sity of Toronto student newspaper in february, I suggested one reason for the difference. It was simply that, because Canadian corporate capitalism is so largely controlled from the U.S., and hence can get its research and ideological needs served in the U.S. multiversities, it does not make serious demands on Canadian universities. Another reason has been offered by two radical analysts of the U.S. and Canadian scene, John and Margaret Rowntree, who in a remarkable joint article entitled The pofiticaf economy of youth, point out that Canada as a still developing country “has not yet had to confront the acute problem of economic surplus disposal that plagues the United States”, so that Canadian youth “are not treated as simply manpower to be disposed of in the easiest fashion possible but as a valuable resource essential to the economic development of its other resources”. However, the same pressures will quite possibly arise here as have turned so many U.S. universities into a combination of training grounds for the personnel required by a technological and corporate society, and dumping grounds for surplus labor force. Canadian student critics of Canadian universities, in reading U.S. analyses into Canada, are I think wrong, but are perhapssimply ahead of their time.

There’s time left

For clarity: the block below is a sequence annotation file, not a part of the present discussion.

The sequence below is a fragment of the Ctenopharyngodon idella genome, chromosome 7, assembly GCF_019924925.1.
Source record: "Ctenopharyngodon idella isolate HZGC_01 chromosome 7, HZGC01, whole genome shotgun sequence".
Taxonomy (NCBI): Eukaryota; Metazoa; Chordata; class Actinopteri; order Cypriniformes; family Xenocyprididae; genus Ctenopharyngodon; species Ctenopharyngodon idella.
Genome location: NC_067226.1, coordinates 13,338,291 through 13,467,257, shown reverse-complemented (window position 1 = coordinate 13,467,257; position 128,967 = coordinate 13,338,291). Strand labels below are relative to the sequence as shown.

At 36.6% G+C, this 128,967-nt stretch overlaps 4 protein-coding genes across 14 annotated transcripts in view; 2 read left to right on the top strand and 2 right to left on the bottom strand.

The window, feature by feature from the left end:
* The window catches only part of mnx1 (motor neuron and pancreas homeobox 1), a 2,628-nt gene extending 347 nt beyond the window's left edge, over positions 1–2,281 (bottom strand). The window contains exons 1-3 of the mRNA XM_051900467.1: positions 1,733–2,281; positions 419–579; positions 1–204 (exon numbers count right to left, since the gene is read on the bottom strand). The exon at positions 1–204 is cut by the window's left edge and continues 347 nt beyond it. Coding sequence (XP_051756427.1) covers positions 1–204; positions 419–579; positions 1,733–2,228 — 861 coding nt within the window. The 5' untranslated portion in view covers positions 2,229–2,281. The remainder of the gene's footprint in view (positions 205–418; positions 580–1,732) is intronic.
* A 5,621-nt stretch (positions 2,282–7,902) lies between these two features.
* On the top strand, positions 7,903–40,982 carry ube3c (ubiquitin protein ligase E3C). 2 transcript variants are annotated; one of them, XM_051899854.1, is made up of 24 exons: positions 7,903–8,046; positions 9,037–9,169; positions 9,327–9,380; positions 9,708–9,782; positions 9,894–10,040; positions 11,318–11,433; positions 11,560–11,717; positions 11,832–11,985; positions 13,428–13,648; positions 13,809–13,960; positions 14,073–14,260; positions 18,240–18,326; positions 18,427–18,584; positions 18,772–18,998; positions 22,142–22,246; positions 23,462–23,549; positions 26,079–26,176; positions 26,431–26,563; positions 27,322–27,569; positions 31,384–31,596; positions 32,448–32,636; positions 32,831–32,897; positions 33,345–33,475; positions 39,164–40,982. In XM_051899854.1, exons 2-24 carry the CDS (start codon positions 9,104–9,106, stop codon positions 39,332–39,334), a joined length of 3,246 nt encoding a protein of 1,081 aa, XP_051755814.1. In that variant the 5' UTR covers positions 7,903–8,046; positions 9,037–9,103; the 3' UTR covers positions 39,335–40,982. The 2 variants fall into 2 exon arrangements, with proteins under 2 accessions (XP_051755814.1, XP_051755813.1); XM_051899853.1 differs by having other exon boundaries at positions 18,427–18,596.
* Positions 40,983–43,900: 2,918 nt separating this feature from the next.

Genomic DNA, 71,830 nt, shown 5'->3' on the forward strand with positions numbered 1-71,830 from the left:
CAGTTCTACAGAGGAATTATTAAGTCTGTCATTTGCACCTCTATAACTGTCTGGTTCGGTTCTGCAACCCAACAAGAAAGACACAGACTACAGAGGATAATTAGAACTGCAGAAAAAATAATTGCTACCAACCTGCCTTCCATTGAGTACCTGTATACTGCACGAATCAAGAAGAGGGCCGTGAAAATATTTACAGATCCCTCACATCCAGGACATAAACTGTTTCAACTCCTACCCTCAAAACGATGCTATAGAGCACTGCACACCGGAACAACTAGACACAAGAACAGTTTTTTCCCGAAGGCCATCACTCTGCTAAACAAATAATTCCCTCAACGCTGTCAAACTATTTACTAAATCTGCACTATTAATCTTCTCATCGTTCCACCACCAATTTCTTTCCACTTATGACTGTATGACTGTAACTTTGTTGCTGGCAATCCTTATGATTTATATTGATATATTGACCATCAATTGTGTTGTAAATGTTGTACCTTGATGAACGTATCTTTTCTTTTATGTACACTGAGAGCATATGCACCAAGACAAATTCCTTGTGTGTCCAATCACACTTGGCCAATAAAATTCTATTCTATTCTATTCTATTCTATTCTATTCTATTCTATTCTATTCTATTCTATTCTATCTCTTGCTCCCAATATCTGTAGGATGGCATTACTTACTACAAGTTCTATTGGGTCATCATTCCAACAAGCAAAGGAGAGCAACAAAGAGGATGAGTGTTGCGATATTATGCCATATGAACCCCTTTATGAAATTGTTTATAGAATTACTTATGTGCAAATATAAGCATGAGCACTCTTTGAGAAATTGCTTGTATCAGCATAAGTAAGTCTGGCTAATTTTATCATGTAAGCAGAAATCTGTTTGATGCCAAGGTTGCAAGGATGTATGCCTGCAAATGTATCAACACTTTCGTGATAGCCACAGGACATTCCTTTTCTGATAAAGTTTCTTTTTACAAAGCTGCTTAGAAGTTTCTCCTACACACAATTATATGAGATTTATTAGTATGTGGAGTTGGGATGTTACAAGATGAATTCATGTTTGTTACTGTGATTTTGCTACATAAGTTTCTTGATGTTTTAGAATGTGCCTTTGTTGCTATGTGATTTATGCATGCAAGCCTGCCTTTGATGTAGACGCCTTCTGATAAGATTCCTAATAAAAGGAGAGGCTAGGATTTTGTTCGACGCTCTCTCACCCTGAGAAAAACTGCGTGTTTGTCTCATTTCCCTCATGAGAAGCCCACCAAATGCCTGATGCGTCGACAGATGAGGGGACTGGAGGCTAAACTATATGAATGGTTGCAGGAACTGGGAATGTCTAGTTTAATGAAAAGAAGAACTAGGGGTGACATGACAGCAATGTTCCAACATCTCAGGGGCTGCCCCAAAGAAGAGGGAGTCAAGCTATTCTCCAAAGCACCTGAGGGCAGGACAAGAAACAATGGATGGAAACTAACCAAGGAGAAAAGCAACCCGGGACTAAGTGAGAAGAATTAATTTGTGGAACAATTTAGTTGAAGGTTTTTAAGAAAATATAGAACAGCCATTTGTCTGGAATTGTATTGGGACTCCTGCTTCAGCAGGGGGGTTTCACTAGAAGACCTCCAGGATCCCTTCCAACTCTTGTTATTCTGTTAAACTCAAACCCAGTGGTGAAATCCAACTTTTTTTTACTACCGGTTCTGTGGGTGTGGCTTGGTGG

If any credence can be given to the analysis I have been suggesting so far, there may still be time to save Canadian universities. But it will avail us nothing to take a stand on the university as a community of scholars : the students-especially those who both are excellent students and believe that knowledge should serve manwill want, quite properly, to know why they are not regarded equally as scholars. Nor will it avail us to invoke the university as “the place of liberty”, given the students’ appreciation of the hollowness of the market concept of liberty, which is, after all, the concept we, as faculty, are too apt to appeal to when we are making our claims for a larger share of the GNP. The only thing that is likely to avail us is for us to become more critically aware of our relation, and of the relation of each of our disciplines, to the society outside. We have been so busy (quite rightly) resisting various pressures from outside, pressures which if not resisted would undermine the traditional ideal of the university as a center for the free pursuit of knowledge, that we are apt not to recognize that the new wave of student demands is itself a reflection of forces at work in society as a whole. They are not just student demands; they are demands made by a particularly intelligent and vocal section of society in the name of a new vision of society. This year’s or next year’s student demands on universities are quite possibly an advance formation of next year’s or next decade’s citizen demands on society. This does not make them automatically right or just. But it does put them in a different category from the unthinking older sort of social pressures on universities. And the new pressures do not call for the same response as the older pressures.